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Author Topic:   Manipulation of DNA by cells?
Dr Jack
Member (Idle past 147 days)
Posts: 3507
From: Leicester, England
Joined: 07-14-2003


Message 16 of 36 (669455)
07-30-2012 6:57 AM
Reply to: Message 15 by shadow71
07-29-2012 9:05 PM


Do these processes, that deliberately alter the structure of the genome, indicate in some way a purposeful process?

What do you mean by a purposeful process?

It isn't just something that happens, it's a vital part of how the immune system functions. The random recombination produces a "library" of antibodies that will bind to almost any pathogen.


This message is a reply to:
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Replies to this message:
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Taq
Member
Posts: 7670
Joined: 03-06-2009
Member Rating: 4.5


Message 17 of 36 (669489)
07-30-2012 12:58 PM
Reply to: Message 15 by shadow71
07-29-2012 9:05 PM


Do these processes, that deliberately alter the structure of the genome, indicate in some way a purposeful process?

I think it could be said that the ability to produce random mutations is an evolved function in all species. For example, the binding site of polymerases are looser than they need to be. This results in a random mutations.

quote:
We describe the use of a series of gradually expanded thymine nucleobase analogs in probing steric effects in DNA polymerase efficiency and fidelity. In these nonpolar compounds, the base size was increased incrementally over a 1.0- range by use of variably sized atoms (H, F, Cl, Br, and I) to replace the oxygen molecules of thymine. Kinetics studies with DNA Pol I (Klenow fragment, exonuclease-deficient) in vitro showed that replication efficiency opposite adenine increased through the series, reaching a peak at the chlorinated compound. Efficiency then dropped markedly as a steric tightness limit was apparently reached. Importantly, fidelity also followed this trend, with the fidelity maximum at dichlorotoluene, the largest compound that fits without apparent repulsion. The fidelity at this point approached that of wild-type thymine. Surprisingly, the maximum fidelity and efficiency was found at a base pair size significantly larger than the natural size. Parallel bypass and mutagenesis experiments were then carried out in vivo with a bacterial assay for replication. The cellular results were virtually the same as those seen in solution. The results provide direct evidence for the importance of a tight steric fit on DNA replication fidelity. In addition, the results suggest that even high-fidelity replicative enzymes have more steric room than necessary, possibly to allow for an evolutionarily advantageous mutation rate.
http://www.pnas.org/content/102/44/15803.long

With antibody production, we see the same thing. The random admixture between different gene sets to produce a single antibody results in a vast library of bindings sites. This is an advantageous system, so it is selected for.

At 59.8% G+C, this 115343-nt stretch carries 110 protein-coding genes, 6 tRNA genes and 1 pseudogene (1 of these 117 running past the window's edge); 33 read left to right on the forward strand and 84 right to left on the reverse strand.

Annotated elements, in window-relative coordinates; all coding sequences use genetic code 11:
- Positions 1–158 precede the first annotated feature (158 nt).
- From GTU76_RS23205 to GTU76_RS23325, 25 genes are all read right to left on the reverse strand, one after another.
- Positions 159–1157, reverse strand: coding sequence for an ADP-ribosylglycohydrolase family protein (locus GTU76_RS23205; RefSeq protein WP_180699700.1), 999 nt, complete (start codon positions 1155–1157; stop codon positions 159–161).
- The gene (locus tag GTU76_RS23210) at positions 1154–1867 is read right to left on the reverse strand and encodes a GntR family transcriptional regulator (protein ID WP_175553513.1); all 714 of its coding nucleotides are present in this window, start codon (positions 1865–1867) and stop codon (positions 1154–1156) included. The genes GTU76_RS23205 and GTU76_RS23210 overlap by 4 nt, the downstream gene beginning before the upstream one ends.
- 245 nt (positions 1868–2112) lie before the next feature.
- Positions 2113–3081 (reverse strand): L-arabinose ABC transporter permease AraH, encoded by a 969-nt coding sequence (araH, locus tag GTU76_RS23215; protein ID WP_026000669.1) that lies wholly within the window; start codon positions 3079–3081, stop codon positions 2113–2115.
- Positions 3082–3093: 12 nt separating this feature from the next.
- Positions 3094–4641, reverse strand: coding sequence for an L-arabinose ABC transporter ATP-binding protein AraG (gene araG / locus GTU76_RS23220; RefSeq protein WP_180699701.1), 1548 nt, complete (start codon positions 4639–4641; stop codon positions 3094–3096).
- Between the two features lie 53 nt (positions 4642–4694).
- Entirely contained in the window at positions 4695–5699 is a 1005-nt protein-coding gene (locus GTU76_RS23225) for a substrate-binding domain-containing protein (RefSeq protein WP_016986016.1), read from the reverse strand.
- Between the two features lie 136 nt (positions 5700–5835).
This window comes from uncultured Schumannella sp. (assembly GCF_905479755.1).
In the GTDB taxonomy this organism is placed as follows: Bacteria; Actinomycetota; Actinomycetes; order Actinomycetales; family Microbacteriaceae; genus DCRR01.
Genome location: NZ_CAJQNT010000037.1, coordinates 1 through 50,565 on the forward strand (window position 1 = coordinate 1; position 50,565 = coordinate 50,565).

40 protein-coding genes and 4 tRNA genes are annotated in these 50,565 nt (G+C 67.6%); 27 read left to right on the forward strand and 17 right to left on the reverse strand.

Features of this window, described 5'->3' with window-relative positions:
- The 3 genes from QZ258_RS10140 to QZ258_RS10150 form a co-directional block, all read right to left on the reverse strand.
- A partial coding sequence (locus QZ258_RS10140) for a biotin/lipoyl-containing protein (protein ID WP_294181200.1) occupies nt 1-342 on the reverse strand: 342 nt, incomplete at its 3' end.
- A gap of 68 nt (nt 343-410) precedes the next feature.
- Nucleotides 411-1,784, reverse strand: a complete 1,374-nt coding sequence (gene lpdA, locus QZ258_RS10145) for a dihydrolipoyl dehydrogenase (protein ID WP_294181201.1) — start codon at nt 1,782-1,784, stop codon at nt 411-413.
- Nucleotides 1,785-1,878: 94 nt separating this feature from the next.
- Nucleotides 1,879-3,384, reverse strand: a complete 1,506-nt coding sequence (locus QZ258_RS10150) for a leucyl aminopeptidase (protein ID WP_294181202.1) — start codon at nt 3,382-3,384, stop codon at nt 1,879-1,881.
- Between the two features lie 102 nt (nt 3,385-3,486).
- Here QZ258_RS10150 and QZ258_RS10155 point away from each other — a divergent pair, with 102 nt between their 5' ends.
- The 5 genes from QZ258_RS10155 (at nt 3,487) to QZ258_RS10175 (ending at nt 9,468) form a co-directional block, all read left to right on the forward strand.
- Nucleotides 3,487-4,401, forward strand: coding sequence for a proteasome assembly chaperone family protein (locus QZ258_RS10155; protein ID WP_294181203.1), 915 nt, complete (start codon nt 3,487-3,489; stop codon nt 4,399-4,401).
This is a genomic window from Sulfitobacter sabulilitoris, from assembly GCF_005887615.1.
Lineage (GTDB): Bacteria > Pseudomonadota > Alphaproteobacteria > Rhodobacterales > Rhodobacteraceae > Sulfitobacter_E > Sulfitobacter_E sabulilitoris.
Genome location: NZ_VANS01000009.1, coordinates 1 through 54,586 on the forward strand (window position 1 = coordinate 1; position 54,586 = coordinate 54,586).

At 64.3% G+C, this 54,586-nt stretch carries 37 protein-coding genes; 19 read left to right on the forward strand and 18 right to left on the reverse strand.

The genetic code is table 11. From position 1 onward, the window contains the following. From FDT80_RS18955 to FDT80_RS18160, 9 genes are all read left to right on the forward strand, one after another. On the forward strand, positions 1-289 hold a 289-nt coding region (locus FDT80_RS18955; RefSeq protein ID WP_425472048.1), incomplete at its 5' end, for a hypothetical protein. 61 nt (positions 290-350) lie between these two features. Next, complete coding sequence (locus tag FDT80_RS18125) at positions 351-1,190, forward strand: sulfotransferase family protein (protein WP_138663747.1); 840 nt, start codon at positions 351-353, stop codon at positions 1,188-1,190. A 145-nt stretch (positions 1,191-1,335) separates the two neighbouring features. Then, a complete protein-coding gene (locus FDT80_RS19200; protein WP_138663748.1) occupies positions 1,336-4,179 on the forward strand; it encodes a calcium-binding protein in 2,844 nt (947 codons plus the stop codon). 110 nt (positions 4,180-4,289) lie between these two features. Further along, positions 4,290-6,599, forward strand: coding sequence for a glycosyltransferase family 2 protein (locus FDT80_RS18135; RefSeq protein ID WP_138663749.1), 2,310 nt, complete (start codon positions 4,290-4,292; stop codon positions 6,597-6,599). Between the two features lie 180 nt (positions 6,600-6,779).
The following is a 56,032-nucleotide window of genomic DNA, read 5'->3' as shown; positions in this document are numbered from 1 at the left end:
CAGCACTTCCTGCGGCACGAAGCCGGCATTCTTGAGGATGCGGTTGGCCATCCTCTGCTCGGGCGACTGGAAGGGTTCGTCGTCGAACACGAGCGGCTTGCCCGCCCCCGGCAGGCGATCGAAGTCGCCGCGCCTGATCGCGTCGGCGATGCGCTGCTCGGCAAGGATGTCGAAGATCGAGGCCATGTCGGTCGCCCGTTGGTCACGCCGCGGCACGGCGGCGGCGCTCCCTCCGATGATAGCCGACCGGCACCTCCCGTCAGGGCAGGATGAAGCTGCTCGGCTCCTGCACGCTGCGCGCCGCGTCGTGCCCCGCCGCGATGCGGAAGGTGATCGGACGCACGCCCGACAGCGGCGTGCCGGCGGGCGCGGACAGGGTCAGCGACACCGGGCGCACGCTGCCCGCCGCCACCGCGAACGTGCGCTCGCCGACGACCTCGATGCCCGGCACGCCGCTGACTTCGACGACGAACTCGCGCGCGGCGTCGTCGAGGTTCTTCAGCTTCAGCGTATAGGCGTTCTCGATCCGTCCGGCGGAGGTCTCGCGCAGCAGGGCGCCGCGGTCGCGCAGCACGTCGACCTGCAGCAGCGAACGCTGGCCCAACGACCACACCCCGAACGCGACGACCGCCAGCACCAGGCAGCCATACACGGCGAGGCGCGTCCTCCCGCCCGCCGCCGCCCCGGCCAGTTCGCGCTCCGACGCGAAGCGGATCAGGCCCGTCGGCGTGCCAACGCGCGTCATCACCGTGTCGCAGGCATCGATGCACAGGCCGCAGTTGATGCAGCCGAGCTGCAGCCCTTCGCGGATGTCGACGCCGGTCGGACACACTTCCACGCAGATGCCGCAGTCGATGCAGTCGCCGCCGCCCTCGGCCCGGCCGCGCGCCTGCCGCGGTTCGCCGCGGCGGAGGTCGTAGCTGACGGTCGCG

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shadow71
Member (Idle past 976 days)
Posts: 706
From: Joliet, il, USA
Joined: 08-31-2010


Message 18 of 36 (669596)
07-31-2012 11:25 AM
Reply to: Message 16 by Dr Jack
07-30-2012 6:57 AM


Mr Jack writes:

It isn't just something that happens, it's a vital part of how the immune system functions. The random recombination produces a "library" of antibodies that will bind to almost any pathogen.

My question is are these "library" of antibodies binding to a pathogen in a random manner or some type of directed manner?


This message is a reply to:
 Message 16 by Dr Jack, posted 07-30-2012 6:57 AM Dr Jack has responded

Replies to this message:
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shadow71
Member (Idle past 976 days)
Posts: 706
From: Joliet, il, USA
Joined: 08-31-2010


Message 19 of 36 (669597)
07-31-2012 11:28 AM
Reply to: Message 17 by Taq
07-30-2012 12:58 PM


Taq writes:

With antibody production, we see the same thing. The random admixture between different gene sets to produce a single antibody results in a vast library of bindings sites. This is an advantageous system, so it is selected for.

When you say "selected for" are you saying these are directed functions for fitness?
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Taq
Member
Posts: 7670
Joined: 03-06-2009
Member Rating: 4.5


Message 20 of 36 (669606)
07-31-2012 12:24 PM
Reply to: Message 19 by shadow71
07-31-2012 11:28 AM


When you say "selected for" are you saying these are directed functions for fitness?

No, I am not. What I am saying is that individuals with mutations that increase polymerase fidelity are not as fit as those with polymerases with less fidelity. This is not directed function. This is evolved function.


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Taq
Member
Posts: 7670
Joined: 03-06-2009
Member Rating: 4.5


Message 21 of 36 (669607)
07-31-2012 12:32 PM
Reply to: Message 18 by shadow71
07-31-2012 11:25 AM


My question is are these "library" of antibodies binding to a pathogen in a random manner or some type of directed manner?

Binding is a physical process. It is no more directed than hydrogen is directed to bind to oxygen.